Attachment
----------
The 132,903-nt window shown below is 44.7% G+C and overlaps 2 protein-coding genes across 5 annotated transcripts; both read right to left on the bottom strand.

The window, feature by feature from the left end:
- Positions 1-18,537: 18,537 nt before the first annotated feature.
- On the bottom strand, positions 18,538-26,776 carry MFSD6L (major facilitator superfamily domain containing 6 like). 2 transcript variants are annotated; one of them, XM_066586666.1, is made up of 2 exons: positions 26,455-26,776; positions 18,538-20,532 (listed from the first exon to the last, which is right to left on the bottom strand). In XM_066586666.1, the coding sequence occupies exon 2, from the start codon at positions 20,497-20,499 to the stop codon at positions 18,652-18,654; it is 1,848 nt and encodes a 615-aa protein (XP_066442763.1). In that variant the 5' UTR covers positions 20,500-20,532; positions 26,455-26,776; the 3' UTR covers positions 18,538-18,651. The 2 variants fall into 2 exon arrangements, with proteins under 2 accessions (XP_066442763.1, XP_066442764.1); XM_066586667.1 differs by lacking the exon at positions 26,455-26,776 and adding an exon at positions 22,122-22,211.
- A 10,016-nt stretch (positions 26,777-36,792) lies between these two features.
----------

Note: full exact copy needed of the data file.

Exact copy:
The 132,903-nt window shown below is 44.7% G+C and overlaps 2 protein-coding genes across 5 annotated transcripts; both read right to left on the bottom strand.

The window, feature by feature from the left end:
- Positions 1-18,537: 18,537 nt before the first annotated feature.
- On the bottom strand, positions 18,538-26,776 carry MFSD6L (major facilitator superfamily domain containing 6 like). 2 transcript variants are annotated; one of them, XM_066586666.1, is made up of 2 exons: positions 26,455-26,776; positions 18,538-20,532 (listed from the first exon to the last, which is right to left on the bottom strand). In XM_066586666.1, the coding sequence occupies exon 2, from the start codon at positions 20,497-20,499 to the stop codon at positions 18,652-18,654; it is 1,848 nt and encodes a 615-aa protein (XP_066442763.1). In that variant the 5' UTR covers positions 20,500-20,532; positions 26,455-26,776; the 3' UTR covers positions 18,538-18,651. The 2 variants fall into 2 exon arrangements, with proteins under 2 accessions (XP_066442763.1, XP_066442764.1); XM_066586667.1 differs by lacking the exon at positions 26,455-26,776 and adding an exon at positions 22,122-22,211.
- A 10,016-nt stretch (positions 26,777-36,792) lies between these two features.